October 19th, 2017 – Richard Spencer, a white nationalist and president of the National Policy Institute, will be speaking at the University of Florida today amid an already tense political and racial climate. The National Policy Institute has been labeled a hate group by the Southern Poverty Law Center, and its mission of advocating for a white state is one that many have protested over the years. The university is bracing for more protests as Spencer delivers a speech which he has described as an “important dialogue for the entire community.”
While Spencer hasn’t had an entire gender protest him, he has caused a governor declare a state of emergency prior to his arrival. Florida Governor Rick Scott said he made the decision on Monday, because he felt the threat of a potential emergency was imminent.
“We live in a country where everyone has the right to voice their opinion, however, we have zero tolerance for violence and public safety is always our number one priority,’ he said in a statement. “This executive order is an additional step to ensure that the University of Florida and the entire community is prepared so everyone can stay safe.”
Spencer was not invited by the university but rather booked the Phillips Center for $10,564. The university is dishing out over $500,000 for security at the event and for the protests surrounding it. Media outlets have already spoken with many students and faculty who have explained the uncomfortable mood permeating the campus.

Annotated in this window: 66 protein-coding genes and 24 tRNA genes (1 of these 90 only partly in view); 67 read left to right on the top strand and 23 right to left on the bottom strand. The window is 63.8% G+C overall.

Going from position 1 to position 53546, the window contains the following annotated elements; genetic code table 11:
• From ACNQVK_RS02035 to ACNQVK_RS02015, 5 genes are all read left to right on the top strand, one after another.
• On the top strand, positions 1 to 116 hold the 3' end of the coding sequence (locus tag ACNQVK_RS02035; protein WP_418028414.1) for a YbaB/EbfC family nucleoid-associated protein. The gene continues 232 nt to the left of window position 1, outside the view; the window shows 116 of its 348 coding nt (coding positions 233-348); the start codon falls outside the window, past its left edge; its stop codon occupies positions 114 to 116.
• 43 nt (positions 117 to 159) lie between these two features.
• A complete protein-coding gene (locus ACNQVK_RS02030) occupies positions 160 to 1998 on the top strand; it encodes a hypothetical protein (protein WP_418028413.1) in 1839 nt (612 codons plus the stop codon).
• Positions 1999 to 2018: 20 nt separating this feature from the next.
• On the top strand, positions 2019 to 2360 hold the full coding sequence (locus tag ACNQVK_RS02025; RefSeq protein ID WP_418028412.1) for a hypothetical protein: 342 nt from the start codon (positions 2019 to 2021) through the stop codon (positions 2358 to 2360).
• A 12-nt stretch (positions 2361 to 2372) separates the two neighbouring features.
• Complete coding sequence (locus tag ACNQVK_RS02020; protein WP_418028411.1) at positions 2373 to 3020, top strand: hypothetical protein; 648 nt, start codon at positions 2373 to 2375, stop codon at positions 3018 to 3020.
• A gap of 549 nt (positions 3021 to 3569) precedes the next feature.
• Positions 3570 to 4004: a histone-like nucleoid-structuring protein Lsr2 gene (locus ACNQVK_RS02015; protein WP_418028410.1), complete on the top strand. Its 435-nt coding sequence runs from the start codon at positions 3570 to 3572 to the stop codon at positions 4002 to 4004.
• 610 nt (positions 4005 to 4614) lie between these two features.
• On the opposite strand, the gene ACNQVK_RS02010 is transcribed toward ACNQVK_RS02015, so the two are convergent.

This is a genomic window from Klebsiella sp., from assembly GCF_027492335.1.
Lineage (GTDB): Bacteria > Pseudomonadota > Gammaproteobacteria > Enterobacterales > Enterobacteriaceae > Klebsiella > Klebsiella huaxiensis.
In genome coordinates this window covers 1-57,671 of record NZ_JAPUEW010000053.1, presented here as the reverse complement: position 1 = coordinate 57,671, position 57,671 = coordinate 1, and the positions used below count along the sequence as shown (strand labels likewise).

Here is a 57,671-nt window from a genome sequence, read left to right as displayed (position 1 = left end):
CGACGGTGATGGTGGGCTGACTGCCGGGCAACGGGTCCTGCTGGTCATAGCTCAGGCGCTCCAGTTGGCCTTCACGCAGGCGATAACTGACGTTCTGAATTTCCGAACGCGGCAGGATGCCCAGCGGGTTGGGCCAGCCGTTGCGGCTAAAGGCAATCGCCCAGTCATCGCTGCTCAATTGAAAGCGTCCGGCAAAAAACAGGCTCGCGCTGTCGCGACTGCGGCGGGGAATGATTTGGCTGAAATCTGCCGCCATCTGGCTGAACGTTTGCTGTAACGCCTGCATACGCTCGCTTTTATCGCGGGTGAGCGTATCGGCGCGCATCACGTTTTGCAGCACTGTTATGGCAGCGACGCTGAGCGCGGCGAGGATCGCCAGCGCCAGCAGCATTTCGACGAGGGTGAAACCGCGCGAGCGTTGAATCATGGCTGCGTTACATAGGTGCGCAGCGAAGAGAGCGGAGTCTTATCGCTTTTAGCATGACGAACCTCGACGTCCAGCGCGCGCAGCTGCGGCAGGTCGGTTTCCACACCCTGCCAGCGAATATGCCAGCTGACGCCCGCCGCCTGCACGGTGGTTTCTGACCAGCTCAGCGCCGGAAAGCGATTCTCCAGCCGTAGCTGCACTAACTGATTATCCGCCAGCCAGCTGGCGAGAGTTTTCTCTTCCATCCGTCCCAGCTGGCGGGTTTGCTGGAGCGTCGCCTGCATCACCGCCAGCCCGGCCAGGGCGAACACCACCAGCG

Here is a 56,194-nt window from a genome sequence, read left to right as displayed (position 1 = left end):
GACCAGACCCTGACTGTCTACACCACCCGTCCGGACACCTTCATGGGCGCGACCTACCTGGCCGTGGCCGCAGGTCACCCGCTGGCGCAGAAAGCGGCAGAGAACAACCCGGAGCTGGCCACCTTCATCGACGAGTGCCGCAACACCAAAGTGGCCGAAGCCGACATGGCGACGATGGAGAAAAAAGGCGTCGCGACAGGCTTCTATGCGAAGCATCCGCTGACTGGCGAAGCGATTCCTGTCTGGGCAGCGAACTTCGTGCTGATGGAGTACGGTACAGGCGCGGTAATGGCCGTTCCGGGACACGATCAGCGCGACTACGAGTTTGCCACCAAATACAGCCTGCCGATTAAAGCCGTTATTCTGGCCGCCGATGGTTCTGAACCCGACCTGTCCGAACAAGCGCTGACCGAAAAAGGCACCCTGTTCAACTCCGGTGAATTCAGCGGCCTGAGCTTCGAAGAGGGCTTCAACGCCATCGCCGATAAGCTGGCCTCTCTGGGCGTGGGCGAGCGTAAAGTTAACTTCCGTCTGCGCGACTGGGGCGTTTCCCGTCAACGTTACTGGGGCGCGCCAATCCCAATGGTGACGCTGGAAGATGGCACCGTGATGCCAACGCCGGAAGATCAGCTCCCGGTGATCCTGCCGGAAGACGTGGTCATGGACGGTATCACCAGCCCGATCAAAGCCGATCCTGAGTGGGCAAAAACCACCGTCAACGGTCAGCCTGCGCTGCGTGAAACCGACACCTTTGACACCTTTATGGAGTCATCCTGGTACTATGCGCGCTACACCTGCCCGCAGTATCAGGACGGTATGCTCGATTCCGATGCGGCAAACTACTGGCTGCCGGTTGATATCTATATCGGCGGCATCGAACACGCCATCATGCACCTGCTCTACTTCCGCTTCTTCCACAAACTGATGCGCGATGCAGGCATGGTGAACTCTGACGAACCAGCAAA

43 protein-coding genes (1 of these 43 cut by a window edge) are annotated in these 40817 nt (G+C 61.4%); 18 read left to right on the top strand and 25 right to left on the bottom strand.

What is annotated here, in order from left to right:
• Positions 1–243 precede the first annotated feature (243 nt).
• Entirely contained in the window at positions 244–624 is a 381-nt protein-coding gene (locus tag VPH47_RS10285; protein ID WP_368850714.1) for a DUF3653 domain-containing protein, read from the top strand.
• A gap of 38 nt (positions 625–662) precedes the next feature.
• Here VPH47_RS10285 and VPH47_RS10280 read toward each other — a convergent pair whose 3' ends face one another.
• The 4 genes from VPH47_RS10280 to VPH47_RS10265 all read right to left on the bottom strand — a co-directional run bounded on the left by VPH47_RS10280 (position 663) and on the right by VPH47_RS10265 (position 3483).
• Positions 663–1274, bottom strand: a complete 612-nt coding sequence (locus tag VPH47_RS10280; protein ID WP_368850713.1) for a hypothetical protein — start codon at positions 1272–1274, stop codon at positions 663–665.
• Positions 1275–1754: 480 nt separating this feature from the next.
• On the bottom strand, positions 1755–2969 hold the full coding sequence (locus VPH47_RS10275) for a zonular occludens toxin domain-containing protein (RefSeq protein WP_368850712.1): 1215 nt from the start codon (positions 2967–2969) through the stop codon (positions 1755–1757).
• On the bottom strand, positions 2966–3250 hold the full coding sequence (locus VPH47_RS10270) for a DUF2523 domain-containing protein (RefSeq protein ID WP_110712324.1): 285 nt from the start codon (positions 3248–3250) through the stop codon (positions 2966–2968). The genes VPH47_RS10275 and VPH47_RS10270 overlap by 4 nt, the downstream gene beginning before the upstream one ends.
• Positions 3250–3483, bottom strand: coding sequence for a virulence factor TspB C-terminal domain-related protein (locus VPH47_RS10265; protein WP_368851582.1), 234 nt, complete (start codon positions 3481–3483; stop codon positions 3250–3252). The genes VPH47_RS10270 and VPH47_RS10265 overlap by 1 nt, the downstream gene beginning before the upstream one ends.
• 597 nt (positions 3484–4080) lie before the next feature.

“There’s a lot of fear, there’s a lot of anxiety,” Fara Moskowitz, the university’s president of the Lubavitch-Chabad Student Group said. “There’s a lot of just unknown what’s going to happen.”
The past few years have given ample material for the free speech vs hate speech debate on college campuses. Milo Yiannopoulos, Ann Coulter, Ben Shapiro and many others have fought the silencing of free speech on college campuses, but many have argued that some speech should not be protected by the 1st Amendment.
The layers to the debate seem to multiply the deeper we dive into the issues. Currently fueling the debate is the power Spencer has in deciding who gets to cover the event – a move some have deemed ironic considering his championing of free speech. The Guardian spoke with university officials at Florida who say that Spencer gets to choose which journalists will be able to cover the speech because it is his event.
“The university is the entity that ultimately made the decision not to allow a free access pool of journalists, and they could have negotiated that,” he said.
While thousands are expected to protest on campus, local businesses have found their own way to protest without getting involved physically. Alligator Brewing issued a trade deal for those who have tickets to the event – a plan that gained a lot of attention on Twitter.